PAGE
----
14. Gregory Clark, 2007. "Introduction to A Farewell to Alms: A Brief Economic History of the World," Introductory Chapters,in: A Farewell to Alms: A Brief Economic History of the World Princeton University Press.
    15. Horn,Jeff, 2015. "Economic Development in Early Modern France," Cambridge Books, Cambridge University Press, number 9781107046283, May.
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    Citations

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    Cited by:

    1. Doepke, M. & Tertilt, M., 2016. "Families in Macroeconomics," Handbook of Macroeconomics, Elsevier.
    2. David de la Croix & Faustine Perrin, 2016. "French Fertility and Education Transition: Rational Choice vs. Cultural Diffusion," Discussion Papers (IRES - Institut de Recherches Economiques et Sociales) 2016007, Université catholique de Louvain, Institut de Recherches Economiques et Sociales (IRES).
    3. Claude Diebolt & Charlotte Le Chapelain & Audrey-Rose Menard, 2017. "Industrialization as a Deskilling Process? Steam Engines and Human Capital in XIXth Century France," Working Papers of BETA 2017-17, Bureau d'Economie Théorique et Appliquée, UDS, Strasbourg.
    4. repec:eee:deveco:v:127:y:2017:i:c:p:413-430 is not listed on IDEAS
    5. Zan, Luca & Deng, Kent, 2017. "Micro foundations in the Great Divergence debate: opening up a new perspective," Economic History Working Papers 68944, London School of Economics and Political Science, Department of Economic History.
    6. David de la Croix, 2015. "Did Longer Lives Buy Economic Growth? From Malthus to Lucas and Ben-Porath," Discussion Papers (IRES - Institut de Recherches Economiques et Sociales) 2015012, Université catholique de Louvain, Institut de Recherches Economiques et Sociales (IRES).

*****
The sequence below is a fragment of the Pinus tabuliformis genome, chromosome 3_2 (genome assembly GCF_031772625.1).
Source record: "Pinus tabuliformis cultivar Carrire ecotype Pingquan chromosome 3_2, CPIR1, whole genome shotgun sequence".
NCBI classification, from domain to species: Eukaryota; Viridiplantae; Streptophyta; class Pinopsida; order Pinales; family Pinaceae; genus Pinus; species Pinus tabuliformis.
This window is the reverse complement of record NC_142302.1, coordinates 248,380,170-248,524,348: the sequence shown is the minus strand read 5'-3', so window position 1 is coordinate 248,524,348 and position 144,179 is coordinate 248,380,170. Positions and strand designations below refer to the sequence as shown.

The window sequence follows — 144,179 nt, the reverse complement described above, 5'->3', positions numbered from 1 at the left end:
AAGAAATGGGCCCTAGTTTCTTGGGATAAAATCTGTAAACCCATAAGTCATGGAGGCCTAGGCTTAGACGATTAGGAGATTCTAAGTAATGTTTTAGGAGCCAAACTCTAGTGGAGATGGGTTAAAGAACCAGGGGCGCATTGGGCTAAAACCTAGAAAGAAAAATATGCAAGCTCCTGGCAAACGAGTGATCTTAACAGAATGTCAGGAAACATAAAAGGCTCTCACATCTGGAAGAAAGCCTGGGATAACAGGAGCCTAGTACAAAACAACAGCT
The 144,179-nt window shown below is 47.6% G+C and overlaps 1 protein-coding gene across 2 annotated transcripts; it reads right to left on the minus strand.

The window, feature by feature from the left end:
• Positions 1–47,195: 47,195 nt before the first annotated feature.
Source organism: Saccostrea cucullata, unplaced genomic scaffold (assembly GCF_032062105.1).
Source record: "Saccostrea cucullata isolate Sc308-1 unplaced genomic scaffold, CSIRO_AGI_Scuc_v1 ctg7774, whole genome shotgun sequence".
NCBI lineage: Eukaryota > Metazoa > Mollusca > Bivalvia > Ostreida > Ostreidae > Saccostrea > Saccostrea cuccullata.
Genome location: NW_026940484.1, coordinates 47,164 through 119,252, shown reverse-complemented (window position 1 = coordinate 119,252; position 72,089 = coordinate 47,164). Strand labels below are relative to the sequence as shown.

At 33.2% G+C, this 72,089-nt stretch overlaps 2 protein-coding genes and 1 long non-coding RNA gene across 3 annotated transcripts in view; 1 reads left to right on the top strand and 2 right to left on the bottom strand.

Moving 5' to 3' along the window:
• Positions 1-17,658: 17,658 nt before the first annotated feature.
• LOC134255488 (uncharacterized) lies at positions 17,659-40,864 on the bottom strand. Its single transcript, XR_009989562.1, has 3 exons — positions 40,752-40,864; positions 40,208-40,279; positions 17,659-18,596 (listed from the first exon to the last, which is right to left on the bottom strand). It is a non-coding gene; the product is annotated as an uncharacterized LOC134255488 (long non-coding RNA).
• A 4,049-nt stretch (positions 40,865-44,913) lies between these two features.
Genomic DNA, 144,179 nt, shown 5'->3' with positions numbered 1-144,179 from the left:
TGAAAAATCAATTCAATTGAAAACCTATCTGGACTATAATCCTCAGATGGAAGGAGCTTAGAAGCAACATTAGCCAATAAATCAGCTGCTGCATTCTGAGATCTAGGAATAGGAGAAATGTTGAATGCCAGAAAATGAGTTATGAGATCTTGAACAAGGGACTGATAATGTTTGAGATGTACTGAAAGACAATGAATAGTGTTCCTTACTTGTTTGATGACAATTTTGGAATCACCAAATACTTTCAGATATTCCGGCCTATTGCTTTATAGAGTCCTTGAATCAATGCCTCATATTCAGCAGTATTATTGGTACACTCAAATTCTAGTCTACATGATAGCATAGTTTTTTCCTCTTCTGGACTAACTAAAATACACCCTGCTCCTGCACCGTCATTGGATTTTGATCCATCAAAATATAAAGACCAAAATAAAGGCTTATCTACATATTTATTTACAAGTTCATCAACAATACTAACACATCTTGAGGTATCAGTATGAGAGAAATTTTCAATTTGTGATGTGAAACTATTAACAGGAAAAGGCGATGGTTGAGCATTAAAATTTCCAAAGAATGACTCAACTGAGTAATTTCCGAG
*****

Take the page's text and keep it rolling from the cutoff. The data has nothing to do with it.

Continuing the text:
7. Comino, Stefano & Galasso, Alberto & Graziano, Clara, 2017. "The Diffusion of New Institutions: Evidence from Renaissance Venice's Patent System," CEPR Discussion Papers 12102, C.E.P.R. Discussion Papers.
    8. Desmet, Klaus & Greif, Avner & Parente, Stephen L., 2017. "Spatial Competition, Innovation and Institutions: The Industrial Revolution and the Great Divergence," CEPR Discussion Papers 11976, C.E.P.R. Discussion Papers.
    9. Thomas Baudin & Robert Stelter, 2016. "Rural exodus and fertility at the time of industrialization," Discussion Papers (IRES - Institut de Recherches Economiques et Sociales) 2016020, Université catholique de Louvain, Institut de Recherches Economiques et Sociales (IRES).
    10. repec:eee:exehis:v:67:y:2018:i:c:p:105-133 is not listed on IDEAS
    11. Stefano Comino & Alberto Galasso & Clara Graziano, 2017. "The Diffusion of New Institutions: Evidence from Renaissance Venice's Patent System," NBER Working Papers 24118, National Bureau of Economic Research, Inc.

    More about this item

    JEL classification:

    • E02 - Macroeconomics and Monetary Economics - - General - - - Institutions and the Macroeconomy
    • J24 - Labor and Demographic Economics - - Demand and Supply of Labor - - - Human Capital; Skills; Occupational Choice; Labor Productivity
    • N10 - Economic History - - Macroeconomics and Monetary Economics; Industrial Structure; Growth; Fluctuations - - - General, International, or Comparative
    • N30 - Economic History - - Labor and Consumers, Demography, Education, Health, Welfare, Income, Wealth, Religion, and Philanthropy - - - General, International, or Comparative
    • O33 - Economic Development, Innovation, Technological Change, and Growth - - Innovation; Research and Development; Technological Change; Intellectual Property Rights - - - Technological Change: Choices and Consequences; Diffusion Processes
    • O43 - Economic Development, Innovation, Technological Change, and Growth - - Economic Growth and Aggregate Productivity - - - Institutions and Growth